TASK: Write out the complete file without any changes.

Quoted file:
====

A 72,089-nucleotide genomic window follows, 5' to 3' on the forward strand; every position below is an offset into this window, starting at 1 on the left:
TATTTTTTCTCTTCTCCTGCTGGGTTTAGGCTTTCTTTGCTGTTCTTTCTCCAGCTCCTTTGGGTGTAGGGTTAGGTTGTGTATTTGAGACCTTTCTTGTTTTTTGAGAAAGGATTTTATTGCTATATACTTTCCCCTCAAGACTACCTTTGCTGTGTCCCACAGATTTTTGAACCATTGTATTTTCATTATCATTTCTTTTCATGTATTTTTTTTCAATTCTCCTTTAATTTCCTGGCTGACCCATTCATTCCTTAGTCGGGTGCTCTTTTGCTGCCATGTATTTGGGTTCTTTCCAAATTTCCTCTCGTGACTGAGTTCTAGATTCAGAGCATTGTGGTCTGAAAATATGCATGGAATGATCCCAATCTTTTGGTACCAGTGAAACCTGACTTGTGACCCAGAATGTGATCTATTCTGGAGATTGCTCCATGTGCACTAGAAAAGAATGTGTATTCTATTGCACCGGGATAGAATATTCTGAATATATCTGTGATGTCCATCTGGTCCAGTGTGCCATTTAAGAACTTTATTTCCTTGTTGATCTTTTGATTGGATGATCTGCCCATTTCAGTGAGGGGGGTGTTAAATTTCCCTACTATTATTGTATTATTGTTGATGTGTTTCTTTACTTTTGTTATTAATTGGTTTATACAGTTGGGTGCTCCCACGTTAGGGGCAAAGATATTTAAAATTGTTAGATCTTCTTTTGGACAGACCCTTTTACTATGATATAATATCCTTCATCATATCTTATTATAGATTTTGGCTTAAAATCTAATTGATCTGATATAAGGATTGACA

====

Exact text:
A 72,089-nucleotide genomic window follows, 5' to 3' on the forward strand; every position below is an offset into this window, starting at 1 on the left:
TATTTTTTCTCTTCTCCTGCTGGGTTTAGGCTTTCTTTGCTGTTCTTTCTCCAGCTCCTTTGGGTGTAGGGTTAGGTTGTGTATTTGAGACCTTTCTTGTTTTTTGAGAAAGGATTTTATTGCTATATACTTTCCCCTCAAGACTACCTTTGCTGTGTCCCACAGATTTTTGAACCATTGTATTTTCATTATCATTTCTTTTCATGTATTTTTTTTCAATTCTCCTTTAATTTCCTGGCTGACCCATTCATTCCTTAGTCGGGTGCTCTTTTGCTGCCATGTATTTGGGTTCTTTCCAAATTTCCTCTCGTGACTGAGTTCTAGATTCAGAGCATTGTGGTCTGAAAATATGCATGGAATGATCCCAATCTTTTGGTACCAGTGAAACCTGACTTGTGACCCAGAATGTGATCTATTCTGGAGATTGCTCCATGTGCACTAGAAAAGAATGTGTATTCTATTGCACCGGGATAGAATATTCTGAATATATCTGTGATGTCCATCTGGTCCAGTGTGCCATTTAAGAACTTTATTTCCTTGTTGATCTTTTGATTGGATGATCTGCCCATTTCAGTGAGGGGGGTGTTAAATTTCCCTACTATTATTGTATTATTGTTGATGTGTTTCTTTACTTTTGTTATTAATTGGTTTATACAGTTGGGTGCTCCCACGTTAGGGGCAAAGATATTTAAAATTGTTAGATCTTCTTTTGGACAGACCCTTTTACTATGATATAATATCCTTCATCATATCTTATTATAGATTTTGGCTTAAAATCTAATTGATCTGATATAAGGATTGACA